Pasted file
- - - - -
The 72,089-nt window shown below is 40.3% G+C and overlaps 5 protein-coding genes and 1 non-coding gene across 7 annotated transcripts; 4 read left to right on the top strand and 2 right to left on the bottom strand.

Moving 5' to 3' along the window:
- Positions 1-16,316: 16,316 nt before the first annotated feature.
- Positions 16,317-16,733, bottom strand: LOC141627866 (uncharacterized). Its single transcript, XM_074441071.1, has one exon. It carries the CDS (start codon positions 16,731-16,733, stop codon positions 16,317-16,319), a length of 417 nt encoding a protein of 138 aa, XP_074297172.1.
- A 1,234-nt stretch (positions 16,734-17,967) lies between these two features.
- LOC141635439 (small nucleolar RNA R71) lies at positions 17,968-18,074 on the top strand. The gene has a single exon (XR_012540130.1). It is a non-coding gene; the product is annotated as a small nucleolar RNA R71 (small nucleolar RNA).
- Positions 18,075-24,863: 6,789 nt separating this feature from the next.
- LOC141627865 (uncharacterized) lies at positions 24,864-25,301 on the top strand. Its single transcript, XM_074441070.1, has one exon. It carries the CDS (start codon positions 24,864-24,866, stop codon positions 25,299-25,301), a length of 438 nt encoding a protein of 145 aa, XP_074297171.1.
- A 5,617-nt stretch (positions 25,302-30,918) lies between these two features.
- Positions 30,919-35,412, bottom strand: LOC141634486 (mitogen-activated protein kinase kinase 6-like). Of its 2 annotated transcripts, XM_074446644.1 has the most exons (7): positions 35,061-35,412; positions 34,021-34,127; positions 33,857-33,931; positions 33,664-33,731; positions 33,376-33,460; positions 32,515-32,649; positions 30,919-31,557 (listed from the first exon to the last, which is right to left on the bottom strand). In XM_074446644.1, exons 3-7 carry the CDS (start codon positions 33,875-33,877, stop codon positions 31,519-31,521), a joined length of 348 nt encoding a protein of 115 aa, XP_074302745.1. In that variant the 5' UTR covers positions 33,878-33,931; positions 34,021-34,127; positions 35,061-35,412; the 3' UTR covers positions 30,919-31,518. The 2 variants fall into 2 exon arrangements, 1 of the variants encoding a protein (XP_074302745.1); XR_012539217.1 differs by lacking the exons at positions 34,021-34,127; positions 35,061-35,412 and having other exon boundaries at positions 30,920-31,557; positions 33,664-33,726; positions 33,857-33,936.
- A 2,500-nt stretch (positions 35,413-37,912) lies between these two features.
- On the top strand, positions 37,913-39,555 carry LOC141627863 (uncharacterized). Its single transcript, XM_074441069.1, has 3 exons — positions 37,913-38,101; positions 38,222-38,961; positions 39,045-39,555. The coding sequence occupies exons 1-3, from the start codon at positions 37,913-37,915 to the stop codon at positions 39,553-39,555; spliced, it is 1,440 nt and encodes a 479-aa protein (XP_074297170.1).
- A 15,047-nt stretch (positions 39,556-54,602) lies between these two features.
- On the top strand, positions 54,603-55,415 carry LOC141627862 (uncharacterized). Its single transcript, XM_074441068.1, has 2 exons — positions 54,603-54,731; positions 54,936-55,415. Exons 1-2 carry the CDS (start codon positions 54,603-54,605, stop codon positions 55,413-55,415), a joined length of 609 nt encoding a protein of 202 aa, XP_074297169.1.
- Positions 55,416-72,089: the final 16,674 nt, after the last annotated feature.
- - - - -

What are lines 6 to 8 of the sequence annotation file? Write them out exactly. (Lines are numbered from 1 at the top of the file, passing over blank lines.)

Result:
- LOC141635439 (small nucleolar RNA R71) lies at positions 17,968-18,074 on the top strand. The gene has a single exon (XR_012540130.1). It is a non-coding gene; the product is annotated as a small nucleolar RNA R71 (small nucleolar RNA).
- Positions 18,075-24,863: 6,789 nt separating this feature from the next.
- LOC141627865 (uncharacterized) lies at positions 24,864-25,301 on the top strand. Its single transcript, XM_074441070.1, has one exon. It carries the CDS (start codon positions 24,864-24,866, stop codon positions 25,299-25,301), a length of 438 nt encoding a protein of 145 aa, XP_074297171.1.